# Probability For Us Dummies 2: More Boy-Girl Variants

I want to disturb you with probability and its (apparent) paradoxes some more.

Let’s warm up with something that looks really straightforward. (Uh-oh!) You are shown a red door and a blue door, and told there is a prize behind one of them. What’s the likelihood that the prize is behind red as opposed to blue?

You probably said 1-in-2 for each door, and you may well be right. Or maybe you were playing Let’s Make a Deal, you originally picked the red door from among three (say red, green, and blue), the host showed you the prize wasn’t behind the green door, so now you think it’s 1-in-3 for red and 2-in-3 for blue.

But, depending on the back story, the probabilities could be literally anything. I mean it. Pick any fraction a/b, where a and b are integers and a < b. For concreteness, say a = 13, b = 63, so your fraction is 13/63. Now let’s play Let’s Make a Deal with 63 doors. It works like this: there’s a car behind one door, and you get to pick 13 doors out of 63. I’ll open 12 of the 13 doors that you picked, and 49 of the 50 doors you didn’t pick. I’ll make sure the car is not behind any of the doors I open.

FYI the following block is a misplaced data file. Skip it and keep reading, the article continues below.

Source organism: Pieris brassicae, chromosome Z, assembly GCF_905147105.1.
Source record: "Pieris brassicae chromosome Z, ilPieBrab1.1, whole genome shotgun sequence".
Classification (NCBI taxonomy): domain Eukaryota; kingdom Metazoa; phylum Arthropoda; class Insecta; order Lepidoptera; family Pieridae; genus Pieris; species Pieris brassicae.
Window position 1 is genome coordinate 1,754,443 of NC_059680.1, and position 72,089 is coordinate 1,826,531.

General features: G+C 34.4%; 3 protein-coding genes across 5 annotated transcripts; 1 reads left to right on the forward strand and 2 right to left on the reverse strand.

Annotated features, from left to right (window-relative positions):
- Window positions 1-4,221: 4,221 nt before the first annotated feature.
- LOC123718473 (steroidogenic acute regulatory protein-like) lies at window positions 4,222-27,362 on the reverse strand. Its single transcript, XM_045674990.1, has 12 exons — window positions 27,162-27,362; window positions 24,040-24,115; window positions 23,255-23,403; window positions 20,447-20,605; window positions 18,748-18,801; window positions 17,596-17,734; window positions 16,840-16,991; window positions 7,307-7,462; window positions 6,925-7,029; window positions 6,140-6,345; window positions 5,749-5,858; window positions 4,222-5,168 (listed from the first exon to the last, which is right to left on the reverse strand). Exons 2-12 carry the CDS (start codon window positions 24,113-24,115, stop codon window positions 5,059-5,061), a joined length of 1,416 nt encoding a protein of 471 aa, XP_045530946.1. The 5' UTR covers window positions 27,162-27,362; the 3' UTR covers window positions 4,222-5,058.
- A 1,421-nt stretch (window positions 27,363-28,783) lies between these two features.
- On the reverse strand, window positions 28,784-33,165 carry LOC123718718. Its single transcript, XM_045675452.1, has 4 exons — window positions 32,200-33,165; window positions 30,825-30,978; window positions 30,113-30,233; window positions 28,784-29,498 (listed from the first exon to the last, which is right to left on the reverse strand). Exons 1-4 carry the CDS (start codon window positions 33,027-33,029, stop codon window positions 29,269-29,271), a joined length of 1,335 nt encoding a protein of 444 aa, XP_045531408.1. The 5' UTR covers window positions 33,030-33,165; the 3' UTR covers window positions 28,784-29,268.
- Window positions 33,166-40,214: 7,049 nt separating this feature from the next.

Of the two remaining doors, say the one you picked is red and the one you didn’t pick is blue. Then the probability that the car is behind the red door is 13/63 (or a/b). We can play the same game for any fraction you give me.

So when you see just two doors to pick between, remember that you might be missing a whole back story that can impact your choice. In fancier language: to make inferences based on observations, you need to know the process by which those observations were arrived at.